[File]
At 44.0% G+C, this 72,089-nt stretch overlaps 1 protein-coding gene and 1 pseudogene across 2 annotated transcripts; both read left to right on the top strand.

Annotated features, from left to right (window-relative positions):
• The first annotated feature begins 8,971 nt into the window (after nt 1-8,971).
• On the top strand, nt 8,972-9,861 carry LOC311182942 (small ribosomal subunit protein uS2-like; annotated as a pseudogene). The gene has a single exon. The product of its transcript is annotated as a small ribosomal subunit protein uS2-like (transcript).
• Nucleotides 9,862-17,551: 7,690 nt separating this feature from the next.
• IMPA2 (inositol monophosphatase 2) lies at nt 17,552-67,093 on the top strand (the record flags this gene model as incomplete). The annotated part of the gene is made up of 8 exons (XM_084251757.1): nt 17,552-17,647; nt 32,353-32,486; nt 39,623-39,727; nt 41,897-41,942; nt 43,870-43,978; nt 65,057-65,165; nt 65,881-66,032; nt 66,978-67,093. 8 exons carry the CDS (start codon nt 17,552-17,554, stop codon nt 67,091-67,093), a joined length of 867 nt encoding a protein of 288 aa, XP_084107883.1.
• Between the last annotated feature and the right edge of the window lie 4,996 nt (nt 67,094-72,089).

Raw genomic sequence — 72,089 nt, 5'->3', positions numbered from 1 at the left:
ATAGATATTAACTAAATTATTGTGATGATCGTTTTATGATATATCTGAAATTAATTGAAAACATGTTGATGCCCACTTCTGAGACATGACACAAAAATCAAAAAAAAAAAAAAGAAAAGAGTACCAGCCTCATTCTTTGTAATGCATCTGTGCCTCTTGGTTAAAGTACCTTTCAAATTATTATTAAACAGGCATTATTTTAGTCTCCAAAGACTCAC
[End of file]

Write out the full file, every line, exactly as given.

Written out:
At 44.0% G+C, this 72,089-nt stretch overlaps 1 protein-coding gene and 1 pseudogene across 2 annotated transcripts; both read left to right on the top strand.

Annotated features, from left to right (window-relative positions):
• The first annotated feature begins 8,971 nt into the window (after nt 1-8,971).
• On the top strand, nt 8,972-9,861 carry LOC311182942 (small ribosomal subunit protein uS2-like; annotated as a pseudogene). The gene has a single exon. The product of its transcript is annotated as a small ribosomal subunit protein uS2-like (transcript).
• Nucleotides 9,862-17,551: 7,690 nt separating this feature from the next.
• IMPA2 (inositol monophosphatase 2) lies at nt 17,552-67,093 on the top strand (the record flags this gene model as incomplete). The annotated part of the gene is made up of 8 exons (XM_084251757.1): nt 17,552-17,647; nt 32,353-32,486; nt 39,623-39,727; nt 41,897-41,942; nt 43,870-43,978; nt 65,057-65,165; nt 65,881-66,032; nt 66,978-67,093. 8 exons carry the CDS (start codon nt 17,552-17,554, stop codon nt 67,091-67,093), a joined length of 867 nt encoding a protein of 288 aa, XP_084107883.1.
• Between the last annotated feature and the right edge of the window lie 4,996 nt (nt 67,094-72,089).

Raw genomic sequence — 72,089 nt, 5'->3', positions numbered from 1 at the left:
ATAGATATTAACTAAATTATTGTGATGATCGTTTTATGATATATCTGAAATTAATTGAAAACATGTTGATGCCCACTTCTGAGACATGACACAAAAATCAAAAAAAAAAAAAAGAAAAGAGTACCAGCCTCATTCTTTGTAATGCATCTGTGCCTCTTGGTTAAAGTACCTTTCAAATTATTATTAAACAGGCATTATTTTAGTCTCCAAAGACTCAC